It also appears that full site editing is coming much faster than many have anticipated.

    • Yes, Gutenberg is the testing for what will land in core.

      My approach for theme development would be to code against the latest version of the plugin. Then, do final compat checks against core and the classic editor if you want to support it.

      With full-site editing, you’re safe for a while. From the roadmap I’ve seen, they’re shooting for a basic working version by the end of 2020 within the plugin. I imagine it’ll be sometime in 2021 before it is feature-complete enough to be in core.

      • A good suggestion to design against the plugin.

        However, as a theme dev, I am trying to gauge a lifespan of themes as they are today; how long they will stay relevant as WordPress continues down the path they are going. I’m still thinking about theme shops and marketplaces, in general, as to how long they/we have before themes of today are no longer compatible with WP. More so with end-users who are not really prevalent in the future of WordPress and to know that their theme may not be compatible in the near future.

        2021 is really not that far away, less than a year.

        • Definitely. It’s just too early to gauge what theme dev will look like in 2021, but it’s going to make things a bit crazy. I’m thinking that we’ll definitely see a big split between “old” (for lack of a better phrase) and block-based themes. Popular theme companies will likely have to code their themes for both possibilities. Right now, I’m just thinking that will be a lot of duplicated code.

          • Eventually, “old” themes will become obsolete and incompatible. The big question mark is find out when.

            I’ve been exploring the possibility of coding themes for both old and new (block-based) themes. I already code my themes for the classic and the block editor. So, perhaps that means my original flavour list will now look something like this:

            WordPress with the classic editor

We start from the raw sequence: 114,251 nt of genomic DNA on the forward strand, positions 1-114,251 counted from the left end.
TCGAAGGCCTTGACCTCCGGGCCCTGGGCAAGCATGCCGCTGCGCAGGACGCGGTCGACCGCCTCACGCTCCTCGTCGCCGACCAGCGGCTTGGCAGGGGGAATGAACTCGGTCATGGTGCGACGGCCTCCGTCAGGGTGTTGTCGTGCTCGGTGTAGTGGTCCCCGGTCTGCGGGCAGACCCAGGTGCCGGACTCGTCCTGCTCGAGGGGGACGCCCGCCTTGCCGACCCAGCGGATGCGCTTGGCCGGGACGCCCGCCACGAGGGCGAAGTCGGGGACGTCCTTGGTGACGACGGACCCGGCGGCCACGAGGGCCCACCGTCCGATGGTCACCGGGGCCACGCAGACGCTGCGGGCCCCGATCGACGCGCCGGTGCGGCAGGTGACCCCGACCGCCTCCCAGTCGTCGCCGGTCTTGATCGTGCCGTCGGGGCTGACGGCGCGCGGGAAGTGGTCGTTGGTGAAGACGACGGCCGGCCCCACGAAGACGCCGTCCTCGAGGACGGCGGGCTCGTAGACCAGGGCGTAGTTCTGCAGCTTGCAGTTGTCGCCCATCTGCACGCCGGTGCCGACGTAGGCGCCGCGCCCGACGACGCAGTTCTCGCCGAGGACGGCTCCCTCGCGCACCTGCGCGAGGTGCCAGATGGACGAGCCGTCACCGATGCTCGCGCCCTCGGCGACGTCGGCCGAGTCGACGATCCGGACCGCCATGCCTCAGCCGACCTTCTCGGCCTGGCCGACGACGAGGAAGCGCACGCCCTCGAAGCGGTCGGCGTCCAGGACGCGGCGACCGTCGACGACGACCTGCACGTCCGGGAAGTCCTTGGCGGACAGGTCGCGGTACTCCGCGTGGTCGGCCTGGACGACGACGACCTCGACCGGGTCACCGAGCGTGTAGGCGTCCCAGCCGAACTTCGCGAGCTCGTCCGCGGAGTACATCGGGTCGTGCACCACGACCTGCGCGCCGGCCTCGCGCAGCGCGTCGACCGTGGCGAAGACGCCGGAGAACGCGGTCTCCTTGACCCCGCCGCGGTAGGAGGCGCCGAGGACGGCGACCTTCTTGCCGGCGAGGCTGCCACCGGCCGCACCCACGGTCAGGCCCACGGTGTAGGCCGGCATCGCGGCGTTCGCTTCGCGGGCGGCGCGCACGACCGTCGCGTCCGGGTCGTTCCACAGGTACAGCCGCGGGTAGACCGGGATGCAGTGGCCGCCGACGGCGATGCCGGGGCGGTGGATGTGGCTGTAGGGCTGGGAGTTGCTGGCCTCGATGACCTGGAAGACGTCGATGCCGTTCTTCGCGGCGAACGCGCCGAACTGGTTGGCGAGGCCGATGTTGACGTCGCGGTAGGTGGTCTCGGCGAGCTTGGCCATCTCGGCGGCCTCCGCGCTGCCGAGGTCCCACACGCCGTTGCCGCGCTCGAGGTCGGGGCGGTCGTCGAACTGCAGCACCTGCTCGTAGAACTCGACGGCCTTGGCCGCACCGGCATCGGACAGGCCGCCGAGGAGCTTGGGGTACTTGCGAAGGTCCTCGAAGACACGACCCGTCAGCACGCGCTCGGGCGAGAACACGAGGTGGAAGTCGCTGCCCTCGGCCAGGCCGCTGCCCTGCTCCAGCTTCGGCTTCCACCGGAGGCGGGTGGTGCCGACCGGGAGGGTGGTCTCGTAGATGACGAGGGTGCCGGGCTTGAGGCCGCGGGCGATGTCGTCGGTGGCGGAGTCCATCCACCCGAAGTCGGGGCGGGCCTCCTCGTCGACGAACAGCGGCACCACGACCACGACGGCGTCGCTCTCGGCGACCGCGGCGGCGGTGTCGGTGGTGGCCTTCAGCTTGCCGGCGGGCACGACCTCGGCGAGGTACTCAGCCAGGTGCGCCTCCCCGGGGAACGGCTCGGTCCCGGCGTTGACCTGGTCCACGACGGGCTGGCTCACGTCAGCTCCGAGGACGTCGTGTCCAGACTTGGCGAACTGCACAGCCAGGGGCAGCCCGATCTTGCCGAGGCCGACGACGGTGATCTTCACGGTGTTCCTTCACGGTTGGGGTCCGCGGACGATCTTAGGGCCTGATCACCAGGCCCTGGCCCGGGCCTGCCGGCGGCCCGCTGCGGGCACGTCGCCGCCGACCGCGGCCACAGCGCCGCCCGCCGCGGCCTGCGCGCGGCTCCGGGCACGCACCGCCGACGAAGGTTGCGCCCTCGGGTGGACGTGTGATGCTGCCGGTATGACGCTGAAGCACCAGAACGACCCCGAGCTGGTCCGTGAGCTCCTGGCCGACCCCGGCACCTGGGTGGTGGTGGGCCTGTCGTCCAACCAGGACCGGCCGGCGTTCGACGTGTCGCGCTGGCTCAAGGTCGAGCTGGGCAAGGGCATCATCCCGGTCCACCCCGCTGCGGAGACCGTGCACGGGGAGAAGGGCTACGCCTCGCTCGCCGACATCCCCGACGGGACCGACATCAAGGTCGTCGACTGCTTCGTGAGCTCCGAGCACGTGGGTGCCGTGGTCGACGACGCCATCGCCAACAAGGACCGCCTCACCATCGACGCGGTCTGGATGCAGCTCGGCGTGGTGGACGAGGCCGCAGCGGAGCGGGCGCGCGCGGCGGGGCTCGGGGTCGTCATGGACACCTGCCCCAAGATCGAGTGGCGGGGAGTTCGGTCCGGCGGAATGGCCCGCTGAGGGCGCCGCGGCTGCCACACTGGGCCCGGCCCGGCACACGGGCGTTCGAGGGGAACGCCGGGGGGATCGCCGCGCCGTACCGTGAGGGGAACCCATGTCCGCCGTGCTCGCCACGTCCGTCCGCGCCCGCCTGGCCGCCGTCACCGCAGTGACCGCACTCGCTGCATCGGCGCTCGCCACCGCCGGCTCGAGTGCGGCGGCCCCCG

WordPress with the core GB
            WordPress with the core GB + the plugin version
            WordPress with the core GB + Classic editor + Plugin + Block areas

  2. The improvement is good, really good. But there’s something that’s hard to understand. All these features is to improve the user experience with Gutenberg. But why don’t they think about developers. If for some reasons a block can’t render itself, an error is shown in browser console and the whole block is lost. You can’t recover it. That’s not the best option to catch an exception. Everybody talk about this way of showing issues, but nobody seems to care about it.

    More than it, the DOM structure in Gutenberg is different from what is rendered on frontend. That’s a problem because as a developer you have to maintain two structures that look the same, and the pixel perfect between the two is hard to.

  3. Are there conversations anywhere about best practices for block development in themes?

    But with more and more blocks – and more options for each, wont this impact speed? Isnt it the same bloat we used to criticize in page builders?

    So far, other than custom blocks, and changing default styles, we’ve been removing a lot of options for clients – for easier editing and consistent branding. I’m not sure this is a good idea tho.

    • Yes, there is a block-based themes meeting held by the theme review team every other Wednesday at 16:00 UTC. There should be one this week. The info is available in the sidebar on the Make Themes blog. That would be one of the best places to get a feel for and catch up with what is happening.

      Also, be sure to keep up with the block-based themes experiments repo on GitHub. That is where various developers are experimenting on future theme ideas and how they will work within the block system.

    • Wait and see. From various comments and questions in issues at github here and there it appears that quite some Gutenberg devs never have seen WPBakery Visual Composer or also Elementor in real world usage or even sites with a bit more complex ACF Pro with repeaters and flexible content fields etc. or themes with own templating systems and builders like directory sites with a few thousand users and hundreds of categories, tags, custom taxonomies, which simply overload Gutenberg completely at this point. Will be interesting to see if/when Gutenberg will finally be ready for professional use.